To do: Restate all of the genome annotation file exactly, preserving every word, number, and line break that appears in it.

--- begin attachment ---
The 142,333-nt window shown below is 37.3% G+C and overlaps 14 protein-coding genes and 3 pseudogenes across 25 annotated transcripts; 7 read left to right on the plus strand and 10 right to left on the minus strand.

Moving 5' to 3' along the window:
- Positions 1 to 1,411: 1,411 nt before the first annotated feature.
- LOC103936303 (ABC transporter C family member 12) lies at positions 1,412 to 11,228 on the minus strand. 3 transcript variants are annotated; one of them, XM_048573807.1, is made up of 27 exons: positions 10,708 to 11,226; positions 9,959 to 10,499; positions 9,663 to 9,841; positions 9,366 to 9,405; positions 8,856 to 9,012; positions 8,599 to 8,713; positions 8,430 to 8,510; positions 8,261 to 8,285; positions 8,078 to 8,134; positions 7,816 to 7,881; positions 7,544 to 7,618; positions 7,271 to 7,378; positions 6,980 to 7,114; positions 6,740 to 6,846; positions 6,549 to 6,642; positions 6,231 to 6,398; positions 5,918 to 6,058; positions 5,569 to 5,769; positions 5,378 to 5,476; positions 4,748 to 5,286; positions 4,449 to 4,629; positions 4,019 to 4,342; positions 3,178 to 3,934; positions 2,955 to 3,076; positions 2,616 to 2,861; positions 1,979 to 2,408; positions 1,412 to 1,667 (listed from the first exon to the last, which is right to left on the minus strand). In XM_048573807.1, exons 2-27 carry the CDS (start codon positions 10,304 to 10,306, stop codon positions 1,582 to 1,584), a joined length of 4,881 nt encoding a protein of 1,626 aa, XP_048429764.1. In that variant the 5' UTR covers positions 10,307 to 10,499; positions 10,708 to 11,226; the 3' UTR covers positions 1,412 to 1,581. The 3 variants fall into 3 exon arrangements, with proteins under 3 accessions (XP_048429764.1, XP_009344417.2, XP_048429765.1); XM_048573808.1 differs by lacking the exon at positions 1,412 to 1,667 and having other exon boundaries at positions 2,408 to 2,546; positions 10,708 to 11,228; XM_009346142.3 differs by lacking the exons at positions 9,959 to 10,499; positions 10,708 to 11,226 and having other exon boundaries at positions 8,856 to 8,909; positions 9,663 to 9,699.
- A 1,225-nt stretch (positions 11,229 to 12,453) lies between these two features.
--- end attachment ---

The 142,333-nt window shown below is 37.3% G+C and overlaps 14 protein-coding genes and 3 pseudogenes across 25 annotated transcripts; 7 read left to right on the plus strand and 10 right to left on the minus strand.

Moving 5' to 3' along the window:
- Positions 1 to 1,411: 1,411 nt before the first annotated feature.
- LOC103936303 (ABC transporter C family member 12) lies at positions 1,412 to 11,228 on the minus strand. 3 transcript variants are annotated; one of them, XM_048573807.1, is made up of 27 exons: positions 10,708 to 11,226; positions 9,959 to 10,499; positions 9,663 to 9,841; positions 9,366 to 9,405; positions 8,856 to 9,012; positions 8,599 to 8,713; positions 8,430 to 8,510; positions 8,261 to 8,285; positions 8,078 to 8,134; positions 7,816 to 7,881; positions 7,544 to 7,618; positions 7,271 to 7,378; positions 6,980 to 7,114; positions 6,740 to 6,846; positions 6,549 to 6,642; positions 6,231 to 6,398; positions 5,918 to 6,058; positions 5,569 to 5,769; positions 5,378 to 5,476; positions 4,748 to 5,286; positions 4,449 to 4,629; positions 4,019 to 4,342; positions 3,178 to 3,934; positions 2,955 to 3,076; positions 2,616 to 2,861; positions 1,979 to 2,408; positions 1,412 to 1,667 (listed from the first exon to the last, which is right to left on the minus strand). In XM_048573807.1, exons 2-27 carry the CDS (start codon positions 10,304 to 10,306, stop codon positions 1,582 to 1,584), a joined length of 4,881 nt encoding a protein of 1,626 aa, XP_048429764.1. In that variant the 5' UTR covers positions 10,307 to 10,499; positions 10,708 to 11,226; the 3' UTR covers positions 1,412 to 1,581. The 3 variants fall into 3 exon arrangements, with proteins under 3 accessions (XP_048429764.1, XP_009344417.2, XP_048429765.1); XM_048573808.1 differs by lacking the exon at positions 1,412 to 1,667 and having other exon boundaries at positions 2,408 to 2,546; positions 10,708 to 11,228; XM_009346142.3 differs by lacking the exons at positions 9,959 to 10,499; positions 10,708 to 11,226 and having other exon boundaries at positions 8,856 to 8,909; positions 9,663 to 9,699.
- A 1,225-nt stretch (positions 11,229 to 12,453) lies between these two features.